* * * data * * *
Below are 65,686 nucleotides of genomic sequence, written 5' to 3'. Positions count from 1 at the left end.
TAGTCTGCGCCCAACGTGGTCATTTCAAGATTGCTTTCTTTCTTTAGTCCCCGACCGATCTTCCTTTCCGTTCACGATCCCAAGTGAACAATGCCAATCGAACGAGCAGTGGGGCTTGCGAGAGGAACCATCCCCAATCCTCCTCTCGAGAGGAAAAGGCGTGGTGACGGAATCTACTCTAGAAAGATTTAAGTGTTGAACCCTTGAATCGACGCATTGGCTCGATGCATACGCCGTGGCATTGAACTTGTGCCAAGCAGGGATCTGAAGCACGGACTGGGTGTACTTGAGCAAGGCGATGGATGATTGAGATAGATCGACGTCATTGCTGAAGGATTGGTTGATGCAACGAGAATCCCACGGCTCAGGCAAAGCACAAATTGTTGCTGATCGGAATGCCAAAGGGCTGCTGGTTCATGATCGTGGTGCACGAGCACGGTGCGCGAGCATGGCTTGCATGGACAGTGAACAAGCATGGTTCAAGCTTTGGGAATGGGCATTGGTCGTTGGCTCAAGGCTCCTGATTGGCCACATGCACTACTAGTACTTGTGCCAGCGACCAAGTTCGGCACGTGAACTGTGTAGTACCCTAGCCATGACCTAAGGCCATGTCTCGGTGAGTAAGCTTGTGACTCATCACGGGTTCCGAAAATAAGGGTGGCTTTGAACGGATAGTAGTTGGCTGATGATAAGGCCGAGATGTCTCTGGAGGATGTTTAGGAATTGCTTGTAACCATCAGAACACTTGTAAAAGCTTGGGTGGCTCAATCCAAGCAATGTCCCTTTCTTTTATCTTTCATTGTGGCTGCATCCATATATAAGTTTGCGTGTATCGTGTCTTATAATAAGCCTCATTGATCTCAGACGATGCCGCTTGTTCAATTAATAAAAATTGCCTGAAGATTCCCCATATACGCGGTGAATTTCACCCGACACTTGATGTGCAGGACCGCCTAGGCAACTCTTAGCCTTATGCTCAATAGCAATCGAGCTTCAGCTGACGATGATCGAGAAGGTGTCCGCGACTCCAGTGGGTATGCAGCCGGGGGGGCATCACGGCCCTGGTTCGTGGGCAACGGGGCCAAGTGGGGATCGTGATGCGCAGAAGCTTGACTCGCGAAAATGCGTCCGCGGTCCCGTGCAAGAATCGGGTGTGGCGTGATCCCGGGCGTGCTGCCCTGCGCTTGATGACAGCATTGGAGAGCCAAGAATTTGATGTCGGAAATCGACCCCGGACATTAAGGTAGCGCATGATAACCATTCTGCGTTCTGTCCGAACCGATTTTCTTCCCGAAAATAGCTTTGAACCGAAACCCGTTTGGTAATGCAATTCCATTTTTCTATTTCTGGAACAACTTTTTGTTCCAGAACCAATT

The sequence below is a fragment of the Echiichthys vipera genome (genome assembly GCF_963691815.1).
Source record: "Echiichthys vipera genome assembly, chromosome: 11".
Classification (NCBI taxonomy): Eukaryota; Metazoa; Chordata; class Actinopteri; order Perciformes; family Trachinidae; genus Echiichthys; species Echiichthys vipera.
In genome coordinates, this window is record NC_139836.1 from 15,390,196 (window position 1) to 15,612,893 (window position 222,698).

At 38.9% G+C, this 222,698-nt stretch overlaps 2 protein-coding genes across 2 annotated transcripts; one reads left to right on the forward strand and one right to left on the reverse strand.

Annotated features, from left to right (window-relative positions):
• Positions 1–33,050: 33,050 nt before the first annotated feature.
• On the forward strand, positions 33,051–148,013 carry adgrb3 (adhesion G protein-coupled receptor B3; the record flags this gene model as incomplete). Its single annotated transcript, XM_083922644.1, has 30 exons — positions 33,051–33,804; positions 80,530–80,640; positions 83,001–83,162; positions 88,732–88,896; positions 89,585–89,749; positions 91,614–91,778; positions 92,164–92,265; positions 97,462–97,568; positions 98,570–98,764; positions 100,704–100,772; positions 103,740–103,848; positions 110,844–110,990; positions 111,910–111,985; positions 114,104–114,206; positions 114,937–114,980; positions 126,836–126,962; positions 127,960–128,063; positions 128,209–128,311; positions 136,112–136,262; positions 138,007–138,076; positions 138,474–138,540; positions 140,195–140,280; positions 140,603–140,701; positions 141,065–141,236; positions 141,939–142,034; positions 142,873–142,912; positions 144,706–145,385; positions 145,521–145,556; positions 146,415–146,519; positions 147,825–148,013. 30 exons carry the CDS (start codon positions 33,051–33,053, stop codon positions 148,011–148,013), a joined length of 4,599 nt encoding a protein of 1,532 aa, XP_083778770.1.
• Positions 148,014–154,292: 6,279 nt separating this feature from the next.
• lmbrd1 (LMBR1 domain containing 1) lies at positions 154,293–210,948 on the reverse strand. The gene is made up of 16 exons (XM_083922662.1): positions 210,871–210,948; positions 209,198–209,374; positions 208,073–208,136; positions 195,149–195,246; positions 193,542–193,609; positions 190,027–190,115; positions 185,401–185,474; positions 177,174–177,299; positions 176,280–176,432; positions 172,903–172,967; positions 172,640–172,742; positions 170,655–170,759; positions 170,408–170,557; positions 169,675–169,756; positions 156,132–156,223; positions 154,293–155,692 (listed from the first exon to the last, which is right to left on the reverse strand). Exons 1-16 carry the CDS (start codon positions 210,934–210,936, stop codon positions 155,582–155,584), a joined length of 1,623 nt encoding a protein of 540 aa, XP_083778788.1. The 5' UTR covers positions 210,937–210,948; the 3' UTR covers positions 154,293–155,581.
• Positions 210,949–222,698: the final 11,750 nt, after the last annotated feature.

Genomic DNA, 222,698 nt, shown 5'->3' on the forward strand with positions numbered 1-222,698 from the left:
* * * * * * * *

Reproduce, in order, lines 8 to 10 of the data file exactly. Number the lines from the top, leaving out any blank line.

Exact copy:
Annotated features, from left to right (window-relative positions):
• Positions 1–33,050: 33,050 nt before the first annotated feature.
• On the forward strand, positions 33,051–148,013 carry adgrb3 (adhesion G protein-coupled receptor B3; the record flags this gene model as incomplete). Its single annotated transcript, XM_083922644.1, has 30 exons — positions 33,051–33,804; positions 80,530–80,640; positions 83,001–83,162; positions 88,732–88,896; positions 89,585–89,749; positions 91,614–91,778; positions 92,164–92,265; positions 97,462–97,568; positions 98,570–98,764; positions 100,704–100,772; positions 103,740–103,848; positions 110,844–110,990; positions 111,910–111,985; positions 114,104–114,206; positions 114,937–114,980; positions 126,836–126,962; positions 127,960–128,063; positions 128,209–128,311; positions 136,112–136,262; positions 138,007–138,076; positions 138,474–138,540; positions 140,195–140,280; positions 140,603–140,701; positions 141,065–141,236; positions 141,939–142,034; positions 142,873–142,912; positions 144,706–145,385; positions 145,521–145,556; positions 146,415–146,519; positions 147,825–148,013. 30 exons carry the CDS (start codon positions 33,051–33,053, stop codon positions 148,011–148,013), a joined length of 4,599 nt encoding a protein of 1,532 aa, XP_083778770.1.